Hydrogeochemical evolution of groundwater in the karstified aquifer system of the northeastern Al Hajar Mountains, Sultanate of Oman

Kim Hußmann1, Gösta Hoffmann1, Barbara Reichert1
1 Institut für Geowissenschaften, Rheinische Friedrich-Wilhelms-Universität Bonn

10.2 in Hydrogeologie arider und semiarider Gebiete

28.03.2020, 09:15-09:30, Händel-Saal

The northeastern Al Hajar Mountains in Oman are composed of paleogene carbonates which are underlaid by a complex of ophiolites. The carbonate formation is highly karstified as a result of humid periods during the Quaternary (Woods and Imes 1995). Therefore, a complex aquifer system with large caves and deeply carved Wadis has developed. The groundwater of the system is currently fundamental for drinking and hygiene purposes for the local population as well as for irrigation. Thus, an effective and sustainable water resource management is indispensable and accordingly, a sound understanding of the hydrogeological setting is required.

This study aims to characterize the hydrogeological setting visualized in a conceptual model. Hence, information about the aquifer structure and data to determine the evolution of groundwater are required. The mineralogical and geochemical composition of rocks in combination with the hydrochemistry of the water is used to investigate water-rock-interaction and to outline the hydrogeochemical evolution of groundwater. Thereby, the focus is especially on the interaction between groundwater and ophiolites.

During the first field investigations from February to March 2019, hydraulic conductivities were estimated according to the cubic law (e.g. Cook 2003). K-values in the karstified carbonates vary between 10‑2 to 10‑6 m/s while the ophiolite complex has k-values around 10-7 m/s. Thus, the carbonate formation is classified as an aquifer, whereas the underlaid ophiolite complex act as an aquitard. From both types of rocks 21 different samples were taken and analyzed. Depending on the stratigraphy the carbonate formation is composed of calcite or dolomite, while the ophiolites consist mainly of antigorite, clinochrysotile, and lizardite. For hydrochemical analyses 55 samples from groundwater and surface water were taken. Hydrochemical facies of the water were most of Ca-HCO3 and Mg-HCO3 type indicating calcite and dolomite dissolution. Moreover, Na-Cl facies near the coast suggest an influence of seawater. Calculated saturation indices (SI) reveal that hydrochemistry is also influenced by the underlaid ophiolite complex. Most SI values for chrysotile show an undersaturation indicating dissolution and therefore ophiolite weathering, while some positive SI values indicate precipitation of chrysotile.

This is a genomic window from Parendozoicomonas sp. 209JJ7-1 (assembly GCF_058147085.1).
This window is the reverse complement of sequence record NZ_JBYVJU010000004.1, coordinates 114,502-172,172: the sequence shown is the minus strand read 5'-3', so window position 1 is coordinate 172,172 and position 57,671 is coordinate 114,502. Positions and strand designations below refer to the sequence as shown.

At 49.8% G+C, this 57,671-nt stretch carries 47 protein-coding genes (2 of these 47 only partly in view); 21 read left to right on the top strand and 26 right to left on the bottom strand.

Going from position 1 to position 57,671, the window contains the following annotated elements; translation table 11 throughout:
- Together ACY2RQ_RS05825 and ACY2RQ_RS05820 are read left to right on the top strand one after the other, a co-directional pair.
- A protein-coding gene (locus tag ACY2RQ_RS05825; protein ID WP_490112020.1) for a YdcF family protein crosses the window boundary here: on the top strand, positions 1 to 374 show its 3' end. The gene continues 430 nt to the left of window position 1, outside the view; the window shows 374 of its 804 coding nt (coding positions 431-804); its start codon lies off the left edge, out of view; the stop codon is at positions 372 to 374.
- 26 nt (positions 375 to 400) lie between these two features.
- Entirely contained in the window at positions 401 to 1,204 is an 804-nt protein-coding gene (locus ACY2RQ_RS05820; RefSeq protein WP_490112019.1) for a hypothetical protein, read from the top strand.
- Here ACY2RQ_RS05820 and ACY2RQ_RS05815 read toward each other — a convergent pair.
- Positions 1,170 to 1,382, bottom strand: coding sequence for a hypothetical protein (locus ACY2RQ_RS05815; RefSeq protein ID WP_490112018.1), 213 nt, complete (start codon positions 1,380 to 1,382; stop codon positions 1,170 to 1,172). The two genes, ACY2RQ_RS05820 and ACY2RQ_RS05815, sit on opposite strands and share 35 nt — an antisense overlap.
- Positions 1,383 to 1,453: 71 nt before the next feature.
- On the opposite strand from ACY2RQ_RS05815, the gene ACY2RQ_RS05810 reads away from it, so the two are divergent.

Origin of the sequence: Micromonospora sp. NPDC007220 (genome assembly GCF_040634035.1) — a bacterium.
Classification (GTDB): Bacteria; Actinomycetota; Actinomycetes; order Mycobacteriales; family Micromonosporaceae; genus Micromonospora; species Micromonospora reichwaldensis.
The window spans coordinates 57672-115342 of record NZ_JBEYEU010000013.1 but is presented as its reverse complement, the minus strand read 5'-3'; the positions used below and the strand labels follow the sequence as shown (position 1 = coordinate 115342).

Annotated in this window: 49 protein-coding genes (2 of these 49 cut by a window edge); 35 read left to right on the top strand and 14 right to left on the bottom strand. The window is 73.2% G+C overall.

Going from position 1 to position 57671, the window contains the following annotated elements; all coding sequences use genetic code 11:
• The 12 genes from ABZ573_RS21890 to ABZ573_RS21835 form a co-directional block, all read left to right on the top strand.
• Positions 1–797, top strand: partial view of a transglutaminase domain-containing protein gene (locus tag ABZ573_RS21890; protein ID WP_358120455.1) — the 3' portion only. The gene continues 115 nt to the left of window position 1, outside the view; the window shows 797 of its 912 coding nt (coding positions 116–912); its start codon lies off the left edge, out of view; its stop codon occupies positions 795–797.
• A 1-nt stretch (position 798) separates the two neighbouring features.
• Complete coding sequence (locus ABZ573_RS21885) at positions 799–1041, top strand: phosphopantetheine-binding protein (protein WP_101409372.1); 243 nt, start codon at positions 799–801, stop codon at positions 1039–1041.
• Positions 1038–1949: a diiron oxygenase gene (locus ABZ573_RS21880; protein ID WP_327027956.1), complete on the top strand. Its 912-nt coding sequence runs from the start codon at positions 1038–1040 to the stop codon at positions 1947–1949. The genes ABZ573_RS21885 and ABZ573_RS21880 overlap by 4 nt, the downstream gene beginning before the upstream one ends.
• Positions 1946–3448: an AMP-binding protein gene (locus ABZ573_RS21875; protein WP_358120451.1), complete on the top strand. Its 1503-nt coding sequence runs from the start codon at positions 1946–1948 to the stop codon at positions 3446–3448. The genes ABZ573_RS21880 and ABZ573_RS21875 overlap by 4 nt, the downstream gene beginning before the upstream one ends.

Based on this snapshot sampling, a second field campaign in November and December 2019 will be performed to investigate seasonal variations in the hydrochemistry.

Cook, P.G. (2003): A guide to regional groundwater flow in fractured rock aquifers. Seaview Press, Henley Beach, South Australia.

Woods, W.W. & Imes, J.L. (1995): How wet is wet? Precipitation constraints on late Quaternary climate in the southern Arabian Peninsula. – Journal of Hydrology, 164: 263-268.

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